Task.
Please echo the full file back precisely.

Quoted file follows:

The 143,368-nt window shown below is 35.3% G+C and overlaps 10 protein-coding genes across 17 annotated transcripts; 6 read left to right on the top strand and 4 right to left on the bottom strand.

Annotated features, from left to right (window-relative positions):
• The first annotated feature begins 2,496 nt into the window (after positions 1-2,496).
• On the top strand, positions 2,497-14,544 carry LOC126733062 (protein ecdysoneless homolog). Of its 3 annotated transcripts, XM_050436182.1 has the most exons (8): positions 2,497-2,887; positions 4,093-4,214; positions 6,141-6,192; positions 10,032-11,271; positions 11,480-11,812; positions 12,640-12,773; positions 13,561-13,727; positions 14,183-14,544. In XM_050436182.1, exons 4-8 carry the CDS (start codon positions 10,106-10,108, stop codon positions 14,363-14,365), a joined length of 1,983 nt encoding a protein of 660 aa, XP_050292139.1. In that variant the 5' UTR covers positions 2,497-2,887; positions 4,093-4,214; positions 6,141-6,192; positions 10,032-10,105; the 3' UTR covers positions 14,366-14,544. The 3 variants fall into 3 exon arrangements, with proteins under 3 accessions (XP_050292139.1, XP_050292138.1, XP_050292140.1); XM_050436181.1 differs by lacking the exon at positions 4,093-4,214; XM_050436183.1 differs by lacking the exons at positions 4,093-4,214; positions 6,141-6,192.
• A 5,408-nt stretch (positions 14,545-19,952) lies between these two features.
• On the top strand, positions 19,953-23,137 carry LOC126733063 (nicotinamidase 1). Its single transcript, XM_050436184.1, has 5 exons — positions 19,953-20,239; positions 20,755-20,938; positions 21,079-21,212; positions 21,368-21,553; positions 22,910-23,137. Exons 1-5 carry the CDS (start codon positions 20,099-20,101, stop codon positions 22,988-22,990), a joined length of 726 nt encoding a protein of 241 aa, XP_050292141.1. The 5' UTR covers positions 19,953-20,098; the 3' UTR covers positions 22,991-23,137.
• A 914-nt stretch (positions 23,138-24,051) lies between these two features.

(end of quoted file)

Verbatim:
The 143,368-nt window shown below is 35.3% G+C and overlaps 10 protein-coding genes across 17 annotated transcripts; 6 read left to right on the top strand and 4 right to left on the bottom strand.

Annotated features, from left to right (window-relative positions):
• The first annotated feature begins 2,496 nt into the window (after positions 1-2,496).
• On the top strand, positions 2,497-14,544 carry LOC126733062 (protein ecdysoneless homolog). Of its 3 annotated transcripts, XM_050436182.1 has the most exons (8): positions 2,497-2,887; positions 4,093-4,214; positions 6,141-6,192; positions 10,032-11,271; positions 11,480-11,812; positions 12,640-12,773; positions 13,561-13,727; positions 14,183-14,544. In XM_050436182.1, exons 4-8 carry the CDS (start codon positions 10,106-10,108, stop codon positions 14,363-14,365), a joined length of 1,983 nt encoding a protein of 660 aa, XP_050292139.1. In that variant the 5' UTR covers positions 2,497-2,887; positions 4,093-4,214; positions 6,141-6,192; positions 10,032-10,105; the 3' UTR covers positions 14,366-14,544. The 3 variants fall into 3 exon arrangements, with proteins under 3 accessions (XP_050292139.1, XP_050292138.1, XP_050292140.1); XM_050436181.1 differs by lacking the exon at positions 4,093-4,214; XM_050436183.1 differs by lacking the exons at positions 4,093-4,214; positions 6,141-6,192.
• A 5,408-nt stretch (positions 14,545-19,952) lies between these two features.
• On the top strand, positions 19,953-23,137 carry LOC126733063 (nicotinamidase 1). Its single transcript, XM_050436184.1, has 5 exons — positions 19,953-20,239; positions 20,755-20,938; positions 21,079-21,212; positions 21,368-21,553; positions 22,910-23,137. Exons 1-5 carry the CDS (start codon positions 20,099-20,101, stop codon positions 22,988-22,990), a joined length of 726 nt encoding a protein of 241 aa, XP_050292141.1. The 5' UTR covers positions 19,953-20,098; the 3' UTR covers positions 22,991-23,137.
• A 914-nt stretch (positions 23,138-24,051) lies between these two features.